Allen Heights Veterinary reclaims title at Josh Billings RunAground
Photo Gallery | 40th annual Josh Billings RunAground Triathlon
STOCKBRIDGE — The number on the bib kind of gave it away for the members of the Allen Heights Veterinary team.
They were the No. 1 team when the 40th annual Josh Billings RunAground began in Great Barrington Sunday morning. More than two hours later, they were Josh champs again.
"Our paddlers and biker did a really good job setting me up," said runner Steve Monsulick. "I just had to go out there and hold on."
Monsulick ran the anchor leg of the cycling, boating and running triathlon. Josh Lipka was the cyclist while Tom Keefe was joined in a kayak by Ben Pigott. Pigott was a member of last year's championship team.
Allen Heights, racing in the Double Kayak over 16-foot division for the first time, completed the triathlon in a impressive 2 hours, 17 minutes, 21 seconds. The team called 3-plus-1 with cyclist Todd Roberts, paddlers Jeff DeFeo and Steve Miller and runner Sean Duncan was second in 2:26:06.
The winning time was much better than last year's 2:23:19, but the course was different 12 months ago. This year's triathlon started with the cycling leg from the traditional spot at the Price Chopper Plaza in Great Barrington. Last year, the race started at the Great Barrington Airport.
Comparing times to similar times on the same course, Allen Heights had a faster time than its wins in 2011, 2012, 2013 and 2014. It was the fastest time since the Bold Move team won the 2008 race in 2:16:36. The Allen Heights foursome was seeking to break the Josh record time of 2:15:55.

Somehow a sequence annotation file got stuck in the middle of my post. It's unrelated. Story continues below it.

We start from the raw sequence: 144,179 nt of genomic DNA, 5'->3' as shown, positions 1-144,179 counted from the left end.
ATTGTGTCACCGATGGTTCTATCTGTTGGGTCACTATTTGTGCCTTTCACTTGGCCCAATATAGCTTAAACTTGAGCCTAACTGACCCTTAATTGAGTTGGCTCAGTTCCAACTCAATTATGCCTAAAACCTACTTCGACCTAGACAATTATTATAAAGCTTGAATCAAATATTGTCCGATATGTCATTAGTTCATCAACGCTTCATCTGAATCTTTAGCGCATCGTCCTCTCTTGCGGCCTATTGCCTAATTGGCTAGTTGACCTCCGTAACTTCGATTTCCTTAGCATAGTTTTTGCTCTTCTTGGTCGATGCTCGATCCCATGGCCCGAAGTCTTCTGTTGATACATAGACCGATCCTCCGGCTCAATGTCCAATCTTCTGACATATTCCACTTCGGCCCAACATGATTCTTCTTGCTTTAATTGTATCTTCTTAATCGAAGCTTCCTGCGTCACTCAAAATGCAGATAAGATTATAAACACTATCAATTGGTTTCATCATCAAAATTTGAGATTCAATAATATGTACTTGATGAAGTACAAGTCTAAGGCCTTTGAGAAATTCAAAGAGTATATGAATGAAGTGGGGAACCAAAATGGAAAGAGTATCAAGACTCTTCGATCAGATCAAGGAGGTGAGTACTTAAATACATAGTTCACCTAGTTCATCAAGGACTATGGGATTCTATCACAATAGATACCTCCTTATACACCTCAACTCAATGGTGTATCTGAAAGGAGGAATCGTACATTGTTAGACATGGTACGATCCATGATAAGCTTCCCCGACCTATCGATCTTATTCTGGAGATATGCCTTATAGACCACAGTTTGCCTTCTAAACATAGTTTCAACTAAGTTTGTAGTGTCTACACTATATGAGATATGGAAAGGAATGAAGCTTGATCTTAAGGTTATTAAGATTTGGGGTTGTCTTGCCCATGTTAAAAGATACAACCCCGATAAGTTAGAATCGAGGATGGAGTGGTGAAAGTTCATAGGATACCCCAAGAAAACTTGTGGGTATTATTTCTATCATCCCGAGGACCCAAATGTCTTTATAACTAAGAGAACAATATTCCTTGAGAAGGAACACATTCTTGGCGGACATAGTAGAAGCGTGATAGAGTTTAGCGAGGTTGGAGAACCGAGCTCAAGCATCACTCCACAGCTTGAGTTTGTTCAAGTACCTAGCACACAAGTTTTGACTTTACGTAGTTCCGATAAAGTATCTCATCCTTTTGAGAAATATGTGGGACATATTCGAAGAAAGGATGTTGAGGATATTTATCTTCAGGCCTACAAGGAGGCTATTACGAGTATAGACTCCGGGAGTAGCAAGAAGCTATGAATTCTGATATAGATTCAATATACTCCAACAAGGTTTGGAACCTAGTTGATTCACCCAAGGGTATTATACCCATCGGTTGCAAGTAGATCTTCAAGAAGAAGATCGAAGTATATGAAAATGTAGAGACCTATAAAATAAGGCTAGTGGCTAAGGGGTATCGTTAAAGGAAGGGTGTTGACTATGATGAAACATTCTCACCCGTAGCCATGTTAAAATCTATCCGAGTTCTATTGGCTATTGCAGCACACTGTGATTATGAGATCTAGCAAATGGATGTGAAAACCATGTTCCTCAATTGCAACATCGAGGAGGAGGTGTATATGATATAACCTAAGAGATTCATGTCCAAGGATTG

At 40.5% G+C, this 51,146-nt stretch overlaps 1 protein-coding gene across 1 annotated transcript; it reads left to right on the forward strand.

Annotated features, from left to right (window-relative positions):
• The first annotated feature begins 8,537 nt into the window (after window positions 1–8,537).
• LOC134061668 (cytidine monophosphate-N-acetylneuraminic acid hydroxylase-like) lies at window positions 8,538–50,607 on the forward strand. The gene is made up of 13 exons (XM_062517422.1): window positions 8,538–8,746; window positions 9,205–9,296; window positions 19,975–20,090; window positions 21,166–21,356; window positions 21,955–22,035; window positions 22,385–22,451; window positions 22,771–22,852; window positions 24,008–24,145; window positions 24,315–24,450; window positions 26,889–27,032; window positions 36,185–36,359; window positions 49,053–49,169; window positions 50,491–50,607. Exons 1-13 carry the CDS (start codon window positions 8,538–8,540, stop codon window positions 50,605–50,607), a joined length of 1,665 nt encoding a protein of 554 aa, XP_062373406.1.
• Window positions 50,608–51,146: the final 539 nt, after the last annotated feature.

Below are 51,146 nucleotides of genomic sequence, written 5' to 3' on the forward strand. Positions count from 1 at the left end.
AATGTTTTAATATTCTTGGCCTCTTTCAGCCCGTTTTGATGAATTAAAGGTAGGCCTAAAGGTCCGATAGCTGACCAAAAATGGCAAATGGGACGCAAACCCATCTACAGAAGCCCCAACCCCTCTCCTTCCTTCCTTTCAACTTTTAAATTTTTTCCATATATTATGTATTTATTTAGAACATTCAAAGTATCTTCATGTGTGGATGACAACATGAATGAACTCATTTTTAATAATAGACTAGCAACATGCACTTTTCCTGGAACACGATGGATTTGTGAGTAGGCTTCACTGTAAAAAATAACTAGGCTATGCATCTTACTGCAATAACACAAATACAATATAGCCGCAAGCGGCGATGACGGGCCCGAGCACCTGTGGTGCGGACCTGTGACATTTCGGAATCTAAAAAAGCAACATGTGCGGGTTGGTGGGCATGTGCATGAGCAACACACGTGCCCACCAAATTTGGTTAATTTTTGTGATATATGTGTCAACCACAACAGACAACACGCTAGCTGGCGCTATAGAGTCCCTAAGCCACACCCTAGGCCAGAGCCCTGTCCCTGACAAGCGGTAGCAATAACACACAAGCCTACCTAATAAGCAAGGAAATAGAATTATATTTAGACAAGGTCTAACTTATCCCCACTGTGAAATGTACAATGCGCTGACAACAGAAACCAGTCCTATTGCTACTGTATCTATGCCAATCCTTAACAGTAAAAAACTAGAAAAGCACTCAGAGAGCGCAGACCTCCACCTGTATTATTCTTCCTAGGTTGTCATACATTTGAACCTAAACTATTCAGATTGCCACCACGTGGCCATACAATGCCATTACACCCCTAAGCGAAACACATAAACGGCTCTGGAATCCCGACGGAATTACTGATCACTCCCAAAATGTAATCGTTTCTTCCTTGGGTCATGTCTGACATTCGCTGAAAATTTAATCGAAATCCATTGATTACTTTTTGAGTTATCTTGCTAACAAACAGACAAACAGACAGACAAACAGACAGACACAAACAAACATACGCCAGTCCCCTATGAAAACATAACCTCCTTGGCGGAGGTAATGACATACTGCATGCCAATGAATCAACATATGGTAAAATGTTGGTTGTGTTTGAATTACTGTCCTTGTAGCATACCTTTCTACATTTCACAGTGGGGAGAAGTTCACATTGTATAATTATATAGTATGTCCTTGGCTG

Pigott moved into the boat with Keefe as Mike Dostal was competing in the canoeing world championships in Brandenburg, Germany. Last year's win by the Pittsfield Health Food Center team stopped a streak of four straight wins by Allen Heights.
"It was really good. It feels good to win this thing two years in a row," said Pigott.
And it was a change for Keefe, as well. The Allen Heights boat had been a canoe — until Sunday.
"I feel that I know how the boat works," said Keefe. "I know how to paddle from the canoe. It's a very different technique, and I have a lot to learn still. Now, I feel like every week, I take a big step forward."
Keefe took no bigger step forward than when he jumped into the kayak with Pigott. They started their first lap about two minutes ahead of the rest of the field.
Two years ago, on the same course, Lipka biked the 27 miles in an hour, 3 minutes and 13 seconds, five seconds ahead of Pittsfield Health Food's Dean Phillips. This year, Lipka came to the boat ramp on Route 183 in 1:02, and was two minutes ahead of the rest of the cycling field.
"Josh set us up perfect. Josh is an animal. Josh is one of the best bike riders in the country," Keefe said with a smile. "He proved it today.
Lipka said the road was a little faster because of the showers that hit Southern Berkshire County as the rain started. It did, he admit, cause some issues on turns. There were a couple of crashes, one when a cyclist could not navigate the turn from Route 102 in Stockbridge up Prospect Hill.
But from the start in Great Barrington, Lipka was near the lead. He said he decided to push things on some uphills near Alford town hall.
"My teammates gave me a goal of an hour and five minutes to finish today," Lipka said after his 27 miles. "That was the goal today. Luckily, I was able to do it for them."
The 3-plus-1 team was at a disadvantage with a canoe in the water instead of the faster kayaks. It was going to depend on a good bike leg.
Todd Roberts, the cyclist for the second-place team on Sunday, said he had Lipka in his sights for what he said was a little longer than "normal."
"It kind of was an accordion effect for a while, but then he snapped it, and rolled away," said Roberts. "We saw him for a while, and then a group formed of about 10 of us. I think if we had worked a little more cohesively, we could have cut the gap down a little more.
"He was just focused and we weren't as focused."
When the final leg of the Josh began, Monsulick had about a 10-minute lead on the rest of the field. He described running the 6.2 miles alone was a challenge.
"Running is all about just finishing. You try to run just as hard as you can," he said. "It's just about racing the clock at that point."
The clock beat Allen Heights, but nobody else did.
Contact Howard Herman at 413-496-6253.
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